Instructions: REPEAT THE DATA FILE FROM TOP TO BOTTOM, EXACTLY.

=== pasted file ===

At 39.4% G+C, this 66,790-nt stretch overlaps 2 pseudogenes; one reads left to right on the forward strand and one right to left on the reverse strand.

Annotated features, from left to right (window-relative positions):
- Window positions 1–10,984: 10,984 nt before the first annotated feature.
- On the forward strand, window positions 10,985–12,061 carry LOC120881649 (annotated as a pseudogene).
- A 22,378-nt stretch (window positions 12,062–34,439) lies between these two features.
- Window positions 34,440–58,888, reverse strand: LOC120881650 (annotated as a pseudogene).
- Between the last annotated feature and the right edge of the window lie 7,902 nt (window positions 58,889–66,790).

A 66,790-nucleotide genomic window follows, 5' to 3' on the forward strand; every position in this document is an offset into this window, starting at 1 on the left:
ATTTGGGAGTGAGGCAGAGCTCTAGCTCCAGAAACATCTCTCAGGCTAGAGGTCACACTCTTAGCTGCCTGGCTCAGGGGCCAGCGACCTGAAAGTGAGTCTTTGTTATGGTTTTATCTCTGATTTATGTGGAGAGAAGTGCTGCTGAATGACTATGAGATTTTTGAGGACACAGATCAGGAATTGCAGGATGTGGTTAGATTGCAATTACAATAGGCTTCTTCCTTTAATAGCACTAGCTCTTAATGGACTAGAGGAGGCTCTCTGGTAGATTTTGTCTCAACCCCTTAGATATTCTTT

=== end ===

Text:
At 39.4% G+C, this 66,790-nt stretch overlaps 2 pseudogenes; one reads left to right on the forward strand and one right to left on the reverse strand.

Annotated features, from left to right (window-relative positions):
- Window positions 1–10,984: 10,984 nt before the first annotated feature.
- On the forward strand, window positions 10,985–12,061 carry LOC120881649 (annotated as a pseudogene).
- A 22,378-nt stretch (window positions 12,062–34,439) lies between these two features.
- Window positions 34,440–58,888, reverse strand: LOC120881650 (annotated as a pseudogene).
- Between the last annotated feature and the right edge of the window lie 7,902 nt (window positions 58,889–66,790).

A 66,790-nucleotide genomic window follows, 5' to 3' on the forward strand; every position in this document is an offset into this window, starting at 1 on the left:
ATTTGGGAGTGAGGCAGAGCTCTAGCTCCAGAAACATCTCTCAGGCTAGAGGTCACACTCTTAGCTGCCTGGCTCAGGGGCCAGCGACCTGAAAGTGAGTCTTTGTTATGGTTTTATCTCTGATTTATGTGGAGAGAAGTGCTGCTGAATGACTATGAGATTTTTGAGGACACAGATCAGGAATTGCAGGATGTGGTTAGATTGCAATTACAATAGGCTTCTTCCTTTAATAGCACTAGCTCTTAATGGACTAGAGGAGGCTCTCTGGTAGATTTTGTCTCAACCCCTTAGATATTCTTT